The conflict officially ended on 2 December 1997 through the signing of a peace deal, known as the CHT accord, between the government and the political wing of the rebels, the Parbatya Chattagram Jana Samhati Samiti group, or PCJSS.
It left scars on both the indigenous and Bengali community, both of which lost numerous lives. The communities continue to suffer that pain, and therefore retain a grievance. What obstacles are there to establishing harmony in the region, advancing socio-economic development and building inter-communal relationships? How can peace be built, and can Bengalis and indigenous people ever be able to forget their blood-filled past?
Indigenous peoples: a forgotten part of Bangladesh
We need to contemplate the situation the indigenous peoples are going through. Of 57 minority groups in Bangladesh, 13 of them are resident in CHT. Development does not reach every group equally, and several of them feel deprived. This is continuously overlooked as the conflict between Bengalis and indigenous peoples is often considered the major difficulty. But if this is resolved, internal conflict between different groups in CHT may emerge.
More generally, the hill people are a historically neglected entity. Beginning with the British colonial regime, then through Pakistani rule and finally Bangladesh itself, this ‘tradition’ has continued.
But the problem is multifaceted, with the intrusion of rebels of Burmese descent complicating matters. To protect the harmony of the country, indigenous peoples need to re-assess their own harmony as well as their relationship with Bengalis.
Action Aid Bangladesh is currently working in CHT. One of its initiatives is the introduction of the RIGHTS project, a conglomerate of several other projects which work on a number of issues including education, raising awareness of rights issues, and running campaigns against gender violence.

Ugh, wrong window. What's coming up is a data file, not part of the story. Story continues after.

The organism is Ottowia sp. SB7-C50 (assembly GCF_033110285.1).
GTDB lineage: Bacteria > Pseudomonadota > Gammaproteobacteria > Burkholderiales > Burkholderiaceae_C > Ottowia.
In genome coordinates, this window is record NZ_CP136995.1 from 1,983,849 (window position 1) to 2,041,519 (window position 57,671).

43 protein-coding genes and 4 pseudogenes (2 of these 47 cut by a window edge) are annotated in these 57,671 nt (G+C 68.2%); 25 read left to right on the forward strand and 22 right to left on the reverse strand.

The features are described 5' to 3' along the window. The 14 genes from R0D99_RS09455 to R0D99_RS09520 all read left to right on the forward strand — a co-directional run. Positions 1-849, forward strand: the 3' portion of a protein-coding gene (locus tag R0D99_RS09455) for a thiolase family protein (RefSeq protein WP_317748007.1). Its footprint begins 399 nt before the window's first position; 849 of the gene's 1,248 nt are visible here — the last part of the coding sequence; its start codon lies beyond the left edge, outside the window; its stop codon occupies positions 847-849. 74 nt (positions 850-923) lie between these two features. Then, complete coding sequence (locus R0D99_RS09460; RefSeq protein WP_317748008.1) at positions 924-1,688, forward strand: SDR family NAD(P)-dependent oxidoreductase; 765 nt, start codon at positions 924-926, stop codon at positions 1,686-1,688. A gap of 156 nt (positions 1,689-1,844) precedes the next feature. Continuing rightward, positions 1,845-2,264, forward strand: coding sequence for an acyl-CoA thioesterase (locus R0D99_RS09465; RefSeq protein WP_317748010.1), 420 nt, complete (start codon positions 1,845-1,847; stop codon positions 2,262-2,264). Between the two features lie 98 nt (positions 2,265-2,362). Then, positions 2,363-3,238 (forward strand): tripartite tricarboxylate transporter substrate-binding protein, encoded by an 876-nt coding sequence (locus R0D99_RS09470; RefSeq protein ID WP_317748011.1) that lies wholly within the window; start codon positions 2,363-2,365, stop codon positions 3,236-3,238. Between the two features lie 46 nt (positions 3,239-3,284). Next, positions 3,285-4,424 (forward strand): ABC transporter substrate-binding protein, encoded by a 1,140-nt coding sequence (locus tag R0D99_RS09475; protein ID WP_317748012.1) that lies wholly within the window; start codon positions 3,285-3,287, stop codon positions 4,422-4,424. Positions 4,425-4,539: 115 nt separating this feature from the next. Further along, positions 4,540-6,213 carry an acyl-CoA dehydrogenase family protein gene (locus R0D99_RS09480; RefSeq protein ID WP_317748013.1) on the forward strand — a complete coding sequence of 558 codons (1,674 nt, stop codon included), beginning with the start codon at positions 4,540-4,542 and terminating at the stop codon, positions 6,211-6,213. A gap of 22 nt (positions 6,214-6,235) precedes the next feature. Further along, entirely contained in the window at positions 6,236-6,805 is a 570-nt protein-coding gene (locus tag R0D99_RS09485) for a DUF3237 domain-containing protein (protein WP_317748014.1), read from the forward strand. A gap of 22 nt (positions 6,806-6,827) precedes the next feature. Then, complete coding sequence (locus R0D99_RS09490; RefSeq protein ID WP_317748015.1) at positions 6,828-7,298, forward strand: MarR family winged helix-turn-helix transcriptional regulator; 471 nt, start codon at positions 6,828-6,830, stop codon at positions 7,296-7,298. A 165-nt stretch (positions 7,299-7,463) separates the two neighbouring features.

The Bangladeshi government has also taken steps to address underlying issues, such as through the Chittagong Hill Tract Development Board (CHTDB) and its joint venture with Unicef, which aims to improve the financial condition of tribal people.
One key issue is land ownership, with provisions to resolve a range of disputes made in the 1997 peace deal. In February 2016, Prime Minister Sheikh Hasina said that most of the provisions had been implemented. “The inhabitants of the hill tracts are the citizens of our country, our companions in ups and downs. It is our duty to end their misery, if they have any."
But Pranati Bikash Chakma, General Secretary of PCJSS, said that the Prime Minister had been an ‘abject failure’ on the issue.
One group working to resolve these issues is the Local Trust-Builders Network, a group of 149 volunteers promoting conflict resolution including teachers, traditional leaders, and members of the police force.
In order to improve their relations with Bengalis, indigenous people will also need to solidify their political status. Surprisingly they do not yet have a unified political platform. But as Bangladesh continues its journey as an independent nation, its Bengali and indigenous peoples must be in harmony. They may have their own perceptions of the issues in CHT and elsewhere, but that must not be allowed to be a hindrance to establishing cultural resonance, equality and harmony to lay the basis for peace.